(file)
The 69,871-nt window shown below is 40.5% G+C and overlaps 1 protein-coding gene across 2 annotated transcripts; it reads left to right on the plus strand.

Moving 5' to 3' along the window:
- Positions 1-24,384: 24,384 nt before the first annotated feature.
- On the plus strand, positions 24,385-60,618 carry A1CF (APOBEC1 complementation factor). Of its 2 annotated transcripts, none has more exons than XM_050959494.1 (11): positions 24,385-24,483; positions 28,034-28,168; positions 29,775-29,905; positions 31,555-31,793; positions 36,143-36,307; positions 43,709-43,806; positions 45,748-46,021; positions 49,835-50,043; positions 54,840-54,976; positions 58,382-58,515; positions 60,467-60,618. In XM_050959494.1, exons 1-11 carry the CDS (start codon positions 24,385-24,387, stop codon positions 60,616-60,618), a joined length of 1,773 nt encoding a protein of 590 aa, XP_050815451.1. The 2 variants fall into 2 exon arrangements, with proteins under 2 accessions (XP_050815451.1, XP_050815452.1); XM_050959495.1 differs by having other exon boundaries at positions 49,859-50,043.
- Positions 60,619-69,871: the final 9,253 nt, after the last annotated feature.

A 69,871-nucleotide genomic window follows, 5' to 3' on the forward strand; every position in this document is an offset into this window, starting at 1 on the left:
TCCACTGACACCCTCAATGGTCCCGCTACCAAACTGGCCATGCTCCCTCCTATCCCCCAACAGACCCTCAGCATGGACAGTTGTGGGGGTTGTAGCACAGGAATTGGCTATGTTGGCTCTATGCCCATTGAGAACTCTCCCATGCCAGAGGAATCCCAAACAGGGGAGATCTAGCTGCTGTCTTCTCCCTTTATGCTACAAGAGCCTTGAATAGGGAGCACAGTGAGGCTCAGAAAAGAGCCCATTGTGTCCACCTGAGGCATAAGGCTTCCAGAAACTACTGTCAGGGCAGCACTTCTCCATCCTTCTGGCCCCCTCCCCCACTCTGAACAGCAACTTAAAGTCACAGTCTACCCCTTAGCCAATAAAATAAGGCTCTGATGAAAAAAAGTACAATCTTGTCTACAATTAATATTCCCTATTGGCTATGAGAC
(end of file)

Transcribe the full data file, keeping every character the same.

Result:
The 69,871-nt window shown below is 40.5% G+C and overlaps 1 protein-coding gene across 2 annotated transcripts; it reads left to right on the plus strand.

Moving 5' to 3' along the window:
- Positions 1-24,384: 24,384 nt before the first annotated feature.
- On the plus strand, positions 24,385-60,618 carry A1CF (APOBEC1 complementation factor). Of its 2 annotated transcripts, none has more exons than XM_050959494.1 (11): positions 24,385-24,483; positions 28,034-28,168; positions 29,775-29,905; positions 31,555-31,793; positions 36,143-36,307; positions 43,709-43,806; positions 45,748-46,021; positions 49,835-50,043; positions 54,840-54,976; positions 58,382-58,515; positions 60,467-60,618. In XM_050959494.1, exons 1-11 carry the CDS (start codon positions 24,385-24,387, stop codon positions 60,616-60,618), a joined length of 1,773 nt encoding a protein of 590 aa, XP_050815451.1. The 2 variants fall into 2 exon arrangements, with proteins under 2 accessions (XP_050815451.1, XP_050815452.1); XM_050959495.1 differs by having other exon boundaries at positions 49,859-50,043.
- Positions 60,619-69,871: the final 9,253 nt, after the last annotated feature.

A 69,871-nucleotide genomic window follows, 5' to 3' on the forward strand; every position in this document is an offset into this window, starting at 1 on the left:
TCCACTGACACCCTCAATGGTCCCGCTACCAAACTGGCCATGCTCCCTCCTATCCCCCAACAGACCCTCAGCATGGACAGTTGTGGGGGTTGTAGCACAGGAATTGGCTATGTTGGCTCTATGCCCATTGAGAACTCTCCCATGCCAGAGGAATCCCAAACAGGGGAGATCTAGCTGCTGTCTTCTCCCTTTATGCTACAAGAGCCTTGAATAGGGAGCACAGTGAGGCTCAGAAAAGAGCCCATTGTGTCCACCTGAGGCATAAGGCTTCCAGAAACTACTGTCAGGGCAGCACTTCTCCATCCTTCTGGCCCCCTCCCCCACTCTGAACAGCAACTTAAAGTCACAGTCTACCCCTTAGCCAATAAAATAAGGCTCTGATGAAAAAAAGTACAATCTTGTCTACAATTAATATTCCCTATTGGCTATGAGAC